SWIFTWATER, Pa. – Pocono Township commissioners voted Monday to approve a plan to build Pennsylvania's largest solar field on a mountain slope, despite pleas by some residents to reject that project for environmental concerns, or at least delay it.
Commissioners voted 4-1, with member Ellen Gnandt opposed, to accept Swiftwater Solar's preliminary final plan for the $111 million, 80-megawatt field on a private 644-acre site on top of Bear Mountain that would include about 200,000 solar panels.
Gnandt asked to delay a vote on the project so a public hearing could be held, but the township solicitor said the deadline to vote on the project was Thursday, after which it would be deemed approved.
Gnandt asked developer Apex Clean Energy of Charlottesville, Virginia, to agree to a delay, but Jeff Hammond, director of project development for Apex, said the company has spent nearly two years on the project and wasn't sure its opponents would ever accept it.
However, commissioners conditioned the approval on Apex agreeing to post a bond to restore any damage to township roads from construction of the project and logging to clear the site.
Hammond said it is "common practice" to bond repairs that would return roads to previous conditions. He said Apex likely will improve roads for its work.
After a 45-minute public comment period early in the meeting in which 10 speakers were largely critical of the project, Gnandt successfully reopened the comment period before the final vote, though it brought only five more speakers who repeated earlier points.
Also speaking during the second period was township planning commission Secretary Michael Velardi, who said planners spent two years dealing with the proposal before recommending conditional approval, subject to required approval of outside agencies, including the state Department of Environmental Protection and the Pennsylvania Department of Transportation.
"And all of a sudden, people come to the meeting with their hair on fire," Velardi said. "We've run this up and down the flagpole so many times, the rope's on fire."
He added, "I encourage the board to go forward with this, and bring Pocono Township into the 21st Century."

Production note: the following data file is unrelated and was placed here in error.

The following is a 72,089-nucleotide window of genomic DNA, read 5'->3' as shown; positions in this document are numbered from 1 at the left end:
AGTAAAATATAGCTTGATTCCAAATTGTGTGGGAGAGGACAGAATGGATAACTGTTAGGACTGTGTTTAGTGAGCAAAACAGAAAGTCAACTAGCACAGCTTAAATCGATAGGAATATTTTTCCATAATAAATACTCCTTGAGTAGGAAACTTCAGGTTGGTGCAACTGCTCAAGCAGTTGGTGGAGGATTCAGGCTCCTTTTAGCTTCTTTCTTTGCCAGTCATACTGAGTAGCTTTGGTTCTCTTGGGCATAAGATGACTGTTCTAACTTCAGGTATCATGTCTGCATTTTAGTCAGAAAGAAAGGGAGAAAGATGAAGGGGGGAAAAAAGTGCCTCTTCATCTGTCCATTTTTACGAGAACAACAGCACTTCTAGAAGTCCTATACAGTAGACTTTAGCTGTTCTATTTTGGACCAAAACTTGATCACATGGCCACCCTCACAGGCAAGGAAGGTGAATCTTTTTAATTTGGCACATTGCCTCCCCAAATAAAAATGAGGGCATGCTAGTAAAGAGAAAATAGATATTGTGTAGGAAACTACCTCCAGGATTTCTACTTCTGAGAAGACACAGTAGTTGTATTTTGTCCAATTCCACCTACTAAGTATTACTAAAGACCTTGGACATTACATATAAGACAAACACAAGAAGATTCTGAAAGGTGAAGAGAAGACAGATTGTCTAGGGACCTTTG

The project would be owned by Vitol, a Dutch energy trading company, and built on land Apex bought in August 2020. The property is east of Interstate 380, adjacent to Sullivan Trail and Back Mountain Road in what now is zoned as a recreational district.
Township planners first accepted the plan for review on June 14, 2021.
Developers have said it would disturb 476 acres, but some public speakers Monday questioned that.
Resident Greg Mentz said he was "struck by how massive" the project is, and said it more likely would remove trees and other vegetation from 560 or more acres.
"The plan is to completely denude, in various steps, a mountaintop … removing all the trees, vegetation and root systems — what stabilizes the soil," making it easily erode, Mentz said.
Tom Wise, who said he was a mechanical engineer with 33 years in the power industry, said he believes the project will denude closer to 640 acres of what he called "pristine woodland." He called it "a terrible choice for this location."
Wise said the area is home to otters, eagles and a multitude of other creatures. "Where are the animals going to go?" he asked.
Alex Jackson, president of the Brodhead Watershed Association, said, "Simply put, the mountain cannot handle this level of development." He called the plan a "highly inappropriate use of this land."
In a February letter to township officials that strongly opposed the plan, the Watershed Association said the amount of "earth disturbance, deforestation and stormwater runoff" from the plan "will significantly jeopardize the water quality of the Swiftwater and Pocono Creeks."
"What is the richness of the Poconos about if it's not trees and streams," resident Maria Bras-Danges said.
Apex’s Hammond said a lot of the issues raised by speakers are addressed in the preliminary plan, and disputed opponents' size projections.
Hammond said the site will have "a vegetative buffer" up to 200 feet deep around it, and developers will plant deep-root vegetation on the fields where the solar panels are erected.
It also will construct multiple retention ponds to stop any erosion or heavy runoff from the project.
Hammond also said the project has many revenue benefits for the township, including $250,000 a year in property taxes for the 40 years of its expected life. It would create 230 full-time-equivalent jobs during its expected eight- to 12-month construction.
"We plan to be the neighbors you don't notice, but who are huge taxpayers," he said.
He also said the company will set up a bond for an amount to be determined by an engineer to decommission the site after its use.
Township officials have said developers have satisfied the township's zoning and planning requirements, including a list 170 points of concern about zoning, subdivision, land development, stormwater management, stormwater sewer designs and more that officials set forth.
Hammond said construction hopefully would start later this summer.